This is the official blog of MCS - the Media and Cinema Studies Program in the College of Communication at DePaul University (Chicago, IL). Here you will find the latest updates from our faculty members about new research and publications, conference talks, sponsored events and more.You'll also find updates from current students and alumni (including career paths, publications and media events).

Tuesday, 1 May 2018

Blair Davis on AMC's James Cameron's Story of Science Fiction

Prof. Blair Davis appeared on the premiere episode of James Cameron's Story of Science Fiction on AMC, which first airfd Monday April 30th. In the episode he discusses such 1950s Sci-Fi films as War of the Worlds and Invasion of the Body Snatchers.

Image courtesy of AMC

Bringing up ideas covered in his book The Battle for the Bs: 1950s Hollywood and the Rebirth of Low-Budget Cinema, Davis contextualizes how the 1953 War of the Worlds film compares to Orson Welles' 1938 radio broadcast and compares the differences in how that film approaches the very idea of alien invasion to Invasion of the Body Snatchers.

Image courtesy of AMC

Davis will be offering a new course about Science Fiction cinema at DePaul in early 2019.

Wednesday, 7 March 2018

Prof. Davis Television Interviews

As part of a series of interviews about the release of Black Panther, Blair Davis had two recent appearances on television:

ABC-7, “CPS Students, Families, Churches Pack ‘Black Panther’ Showings”

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Voice of America, “Black Panther Sets Hollywood Records as Crowds Pack Theaters Around the Globe”

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Sunday, 25 February 2018

Chicago Film Seminar at DePaul University, Thurs. March 1, 7:30 pm

The Media and Cinema Studies Program is proud to host the Chicago Film Seminar at DePaul University.

The Chicago Film Seminar (CFS) is a consortium of scholars from area universities offering advanced degree programs in media and cultural studies, including DePaul University, Northwestern University, the School of the Art Institute of Chicago, Columbia College, University of Chicago, and University of Notre Dame.  CFS organizes presentations by faculty and graduate students, and each presentation is followed by a lively discussion. 

The next meeting of the seminar features presentations by the two co-winners of the Society for Cinema and Media Studies First Book Award for 2016-2017, Prof. Miriam Petty of Northwestern University and Prof. Allison McCracken of DePaul University's American Studies Program.  The meeting will take place on Thursday, March 1, at 7:30 PM in DePaul's Daley Building at 14 E. Jackson Blvd., Room LL 102.  Prof. Allyson Nadia of the University of Chicago will moderate.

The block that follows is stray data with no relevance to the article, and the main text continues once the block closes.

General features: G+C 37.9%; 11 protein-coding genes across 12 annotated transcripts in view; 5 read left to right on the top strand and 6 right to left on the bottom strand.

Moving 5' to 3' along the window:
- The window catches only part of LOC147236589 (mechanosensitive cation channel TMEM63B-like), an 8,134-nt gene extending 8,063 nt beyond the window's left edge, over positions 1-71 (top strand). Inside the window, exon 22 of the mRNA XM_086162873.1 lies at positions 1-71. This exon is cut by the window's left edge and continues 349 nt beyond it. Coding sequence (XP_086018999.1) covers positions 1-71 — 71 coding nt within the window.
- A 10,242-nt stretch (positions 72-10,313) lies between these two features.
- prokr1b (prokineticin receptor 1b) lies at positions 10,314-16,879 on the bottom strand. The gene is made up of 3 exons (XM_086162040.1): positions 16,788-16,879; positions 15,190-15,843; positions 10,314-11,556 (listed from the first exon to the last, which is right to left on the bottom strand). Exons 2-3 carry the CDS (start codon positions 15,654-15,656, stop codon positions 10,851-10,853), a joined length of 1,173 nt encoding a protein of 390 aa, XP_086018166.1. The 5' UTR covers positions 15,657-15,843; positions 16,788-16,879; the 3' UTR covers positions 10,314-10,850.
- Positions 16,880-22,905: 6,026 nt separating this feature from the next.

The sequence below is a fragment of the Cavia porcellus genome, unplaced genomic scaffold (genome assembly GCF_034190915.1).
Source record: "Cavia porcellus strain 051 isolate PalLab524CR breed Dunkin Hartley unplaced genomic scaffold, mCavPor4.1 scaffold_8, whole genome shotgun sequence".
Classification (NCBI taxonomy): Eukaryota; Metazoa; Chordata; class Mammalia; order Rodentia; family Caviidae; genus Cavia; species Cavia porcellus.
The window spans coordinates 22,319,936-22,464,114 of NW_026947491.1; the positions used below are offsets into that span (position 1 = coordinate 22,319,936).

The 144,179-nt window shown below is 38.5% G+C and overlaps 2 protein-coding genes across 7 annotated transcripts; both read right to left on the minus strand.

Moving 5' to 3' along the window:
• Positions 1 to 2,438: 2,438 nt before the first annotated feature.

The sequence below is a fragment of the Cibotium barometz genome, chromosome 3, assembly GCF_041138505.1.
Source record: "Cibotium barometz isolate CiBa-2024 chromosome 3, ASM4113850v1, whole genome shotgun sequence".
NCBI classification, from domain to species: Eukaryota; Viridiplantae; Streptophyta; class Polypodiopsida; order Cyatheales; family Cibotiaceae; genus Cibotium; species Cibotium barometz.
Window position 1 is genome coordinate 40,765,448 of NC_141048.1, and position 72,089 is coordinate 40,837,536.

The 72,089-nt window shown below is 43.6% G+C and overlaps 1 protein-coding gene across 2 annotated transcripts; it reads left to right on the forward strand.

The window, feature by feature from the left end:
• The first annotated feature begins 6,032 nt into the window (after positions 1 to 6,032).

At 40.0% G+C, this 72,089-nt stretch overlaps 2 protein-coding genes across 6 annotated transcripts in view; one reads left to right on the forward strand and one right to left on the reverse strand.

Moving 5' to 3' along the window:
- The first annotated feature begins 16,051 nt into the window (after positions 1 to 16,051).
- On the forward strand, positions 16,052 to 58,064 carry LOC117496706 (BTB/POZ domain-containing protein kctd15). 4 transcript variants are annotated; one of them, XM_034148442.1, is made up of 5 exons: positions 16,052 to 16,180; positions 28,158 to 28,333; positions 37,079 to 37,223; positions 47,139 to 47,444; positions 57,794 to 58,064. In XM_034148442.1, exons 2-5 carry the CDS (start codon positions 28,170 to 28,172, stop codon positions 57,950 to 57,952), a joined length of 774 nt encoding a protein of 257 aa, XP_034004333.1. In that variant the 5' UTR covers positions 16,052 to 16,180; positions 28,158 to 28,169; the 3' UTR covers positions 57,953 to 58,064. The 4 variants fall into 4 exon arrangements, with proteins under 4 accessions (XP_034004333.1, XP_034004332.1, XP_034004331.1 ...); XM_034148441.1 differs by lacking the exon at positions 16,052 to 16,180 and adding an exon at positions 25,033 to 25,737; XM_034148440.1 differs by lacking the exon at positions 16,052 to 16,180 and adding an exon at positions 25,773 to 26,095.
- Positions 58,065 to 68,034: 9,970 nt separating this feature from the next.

Miriam Petty's book Stealing the Show is a study of African American actors in Hollywood during the 1930s, a decade that saw the consolidation of stardom as a potent cultural and industrial force. Petty focuses on five performers whose Hollywood film careers flourished during this period—Louise Beavers, Fredi Washington, Lincoln “Stepin Fetchit” Perry, Bill “Bojangles” Robinson, and Hattie McDaniel—to reveal the “problematic stardom” and the enduring, interdependent patterns of performance and spectatorship for performers and audiences of color. She maps how these actors—though regularly cast in stereotyped and marginalized roles—employed various strategies of cinematic and extracinematic performance to negotiate their complex positions in Hollywood and to ultimately “steal the show.” Drawing on a variety of source materials, Petty explores these stars’ reception among Black audiences and theorizes African American viewership in the early twentieth century. Her book is an important and welcome contribution to the literature on the movies.

The crooner Rudy Vallée's soft, intimate, and sensual vocal delivery simultaneously captivated millions of adoring fans and drew harsh criticism from those threatened by his sensitive masculinity. Although Vallée and other crooners reflected the gender fluidity of late-1920s popular culture, their challenge to the Depression era's more conservative masculine norms led cultural authorities to stigmatize them as gender and sexual deviants. In Real Men Don't Sing Allison McCracken outlines crooning's history from its origins in minstrelsy through its development as the microphone sound most associated with white recording artists, band singers, and radio stars. She charts early crooners’ rise and fall between 1925 and 1934, contrasting Rudy Vallée with Bing Crosby to demonstrate how attempts to contain crooners created and dictated standards of white masculinity for male singers. Unlike Vallée, Crosby survived the crooner backlash by adapting his voice and persona to adhere to white middle-class masculine norms. The effects of these norms are felt to this day, as critics continue to question the masculinity of youthful, romantic white male singers. Crooners, McCracken shows, not only were the first pop stars: their short-lived yet massive popularity fundamentally changed American culture.